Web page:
Although he is known to be a hardline opponent of public debt, the new German finance minister showed his openness to compromise during his first trip to Paris only days after taking office.
“We don’t always share the same ideas at the start of the process, but the special character of our relationship is defined by our ability to find consensus in the end,” the pro-business liberal Christian Lindner told a press conference.
The French minister of economy and finance Bruno Le Maire welcomed the new German finance minister in Paris for a first exchange. Both were keen to show a good spirit, stressing that they were friends and that cooperation was essential.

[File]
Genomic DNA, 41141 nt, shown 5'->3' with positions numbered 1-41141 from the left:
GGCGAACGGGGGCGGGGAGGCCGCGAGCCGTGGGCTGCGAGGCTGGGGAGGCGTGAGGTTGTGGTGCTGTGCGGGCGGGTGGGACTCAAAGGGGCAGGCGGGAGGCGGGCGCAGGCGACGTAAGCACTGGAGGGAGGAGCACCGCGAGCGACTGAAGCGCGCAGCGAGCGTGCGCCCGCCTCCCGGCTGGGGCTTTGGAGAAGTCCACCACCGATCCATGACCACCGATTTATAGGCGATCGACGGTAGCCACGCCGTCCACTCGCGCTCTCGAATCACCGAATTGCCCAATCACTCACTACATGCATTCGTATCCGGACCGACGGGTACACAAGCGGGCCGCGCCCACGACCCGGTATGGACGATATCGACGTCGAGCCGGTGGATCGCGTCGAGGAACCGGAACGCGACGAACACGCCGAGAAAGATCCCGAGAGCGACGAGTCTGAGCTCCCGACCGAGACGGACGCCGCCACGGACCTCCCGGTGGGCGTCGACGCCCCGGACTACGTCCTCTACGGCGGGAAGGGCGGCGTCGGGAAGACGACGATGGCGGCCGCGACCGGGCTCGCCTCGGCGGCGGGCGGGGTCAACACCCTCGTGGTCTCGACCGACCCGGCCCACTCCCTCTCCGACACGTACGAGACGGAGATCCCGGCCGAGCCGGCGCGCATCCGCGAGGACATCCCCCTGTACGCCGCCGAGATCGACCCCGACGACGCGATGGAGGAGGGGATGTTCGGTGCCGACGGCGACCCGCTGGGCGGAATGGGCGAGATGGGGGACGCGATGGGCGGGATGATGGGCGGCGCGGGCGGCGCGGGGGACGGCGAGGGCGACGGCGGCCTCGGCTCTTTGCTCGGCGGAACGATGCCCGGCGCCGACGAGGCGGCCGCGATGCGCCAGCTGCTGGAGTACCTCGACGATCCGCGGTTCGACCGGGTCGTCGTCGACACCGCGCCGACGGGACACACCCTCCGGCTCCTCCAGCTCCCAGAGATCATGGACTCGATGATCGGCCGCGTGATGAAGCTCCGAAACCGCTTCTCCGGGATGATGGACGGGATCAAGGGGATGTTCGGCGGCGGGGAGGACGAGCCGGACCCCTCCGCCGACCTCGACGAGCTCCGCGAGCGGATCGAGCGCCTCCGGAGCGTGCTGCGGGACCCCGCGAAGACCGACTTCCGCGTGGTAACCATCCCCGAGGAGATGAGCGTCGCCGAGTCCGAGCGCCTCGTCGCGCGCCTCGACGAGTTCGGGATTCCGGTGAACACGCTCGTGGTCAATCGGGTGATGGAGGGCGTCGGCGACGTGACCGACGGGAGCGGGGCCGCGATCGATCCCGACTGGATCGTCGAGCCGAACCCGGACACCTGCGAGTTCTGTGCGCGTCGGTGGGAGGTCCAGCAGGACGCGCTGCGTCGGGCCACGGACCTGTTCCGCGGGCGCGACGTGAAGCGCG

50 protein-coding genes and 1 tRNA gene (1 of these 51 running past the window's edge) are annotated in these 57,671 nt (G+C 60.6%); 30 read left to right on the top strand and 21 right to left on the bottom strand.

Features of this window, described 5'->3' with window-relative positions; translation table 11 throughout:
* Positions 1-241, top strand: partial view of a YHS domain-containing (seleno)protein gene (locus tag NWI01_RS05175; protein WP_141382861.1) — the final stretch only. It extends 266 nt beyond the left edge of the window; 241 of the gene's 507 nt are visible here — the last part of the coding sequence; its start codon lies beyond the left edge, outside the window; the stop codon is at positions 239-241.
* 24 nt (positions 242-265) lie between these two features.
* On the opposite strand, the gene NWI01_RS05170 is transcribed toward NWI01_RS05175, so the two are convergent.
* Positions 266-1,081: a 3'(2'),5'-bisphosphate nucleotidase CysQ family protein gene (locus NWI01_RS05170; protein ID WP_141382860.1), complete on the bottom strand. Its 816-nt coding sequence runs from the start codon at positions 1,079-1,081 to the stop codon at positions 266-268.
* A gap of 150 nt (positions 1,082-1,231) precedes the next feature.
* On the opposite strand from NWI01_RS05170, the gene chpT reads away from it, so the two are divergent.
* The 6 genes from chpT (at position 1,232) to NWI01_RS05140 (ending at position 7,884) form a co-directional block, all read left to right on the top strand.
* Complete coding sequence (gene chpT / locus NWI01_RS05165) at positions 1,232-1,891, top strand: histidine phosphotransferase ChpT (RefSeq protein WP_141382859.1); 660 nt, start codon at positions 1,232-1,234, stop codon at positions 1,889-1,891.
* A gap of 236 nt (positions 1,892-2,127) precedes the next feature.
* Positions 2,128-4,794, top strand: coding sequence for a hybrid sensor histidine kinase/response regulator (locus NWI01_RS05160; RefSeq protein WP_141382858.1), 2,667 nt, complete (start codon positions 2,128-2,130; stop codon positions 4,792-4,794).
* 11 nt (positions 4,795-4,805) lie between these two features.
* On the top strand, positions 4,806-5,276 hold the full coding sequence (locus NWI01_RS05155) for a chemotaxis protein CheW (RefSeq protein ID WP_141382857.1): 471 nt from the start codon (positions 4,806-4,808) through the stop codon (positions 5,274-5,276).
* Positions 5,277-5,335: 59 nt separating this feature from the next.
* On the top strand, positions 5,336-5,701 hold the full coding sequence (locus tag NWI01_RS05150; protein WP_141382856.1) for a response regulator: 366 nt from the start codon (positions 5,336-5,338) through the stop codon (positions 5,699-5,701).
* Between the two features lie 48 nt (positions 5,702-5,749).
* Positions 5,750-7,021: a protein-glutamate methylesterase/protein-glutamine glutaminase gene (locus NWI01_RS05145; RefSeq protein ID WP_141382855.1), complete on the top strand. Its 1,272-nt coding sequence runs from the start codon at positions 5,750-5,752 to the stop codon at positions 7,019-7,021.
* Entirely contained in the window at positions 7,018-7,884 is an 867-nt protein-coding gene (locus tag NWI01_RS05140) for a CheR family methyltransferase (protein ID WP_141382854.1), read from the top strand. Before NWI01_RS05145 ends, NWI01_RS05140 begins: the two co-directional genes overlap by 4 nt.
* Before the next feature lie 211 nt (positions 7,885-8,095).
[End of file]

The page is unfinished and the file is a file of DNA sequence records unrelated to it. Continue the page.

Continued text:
Reform of fiscal rules
One of the most important issues for EU finance ministers is the reform of the economic governance framework and the fiscal rules in Europe, which will be debated in the coming year.
The French government has repeatedly called the current fiscal rules obsolete. The EU has currently suspended the Stability and Growth Pact in order to allow fiscal space for governments to react to the pandemic. However, the general escape clause is expected to end after 2022.
In 2023, EU governments will either have new fiscal rules in place or they will have to revert to the old ones mandating public debt not to exceed 60% of GDP and annual budget deficits not to exceed 3% of GDP.
Before the election, the head of the German liberal party (FDP) Christian Lindner was opposed to changing the fiscal rules to provide more flexibility. And even after the new coalition treaty was signed between the social democrats, the greens, and the liberals, his party remained strict on the issue of fiscal discipline.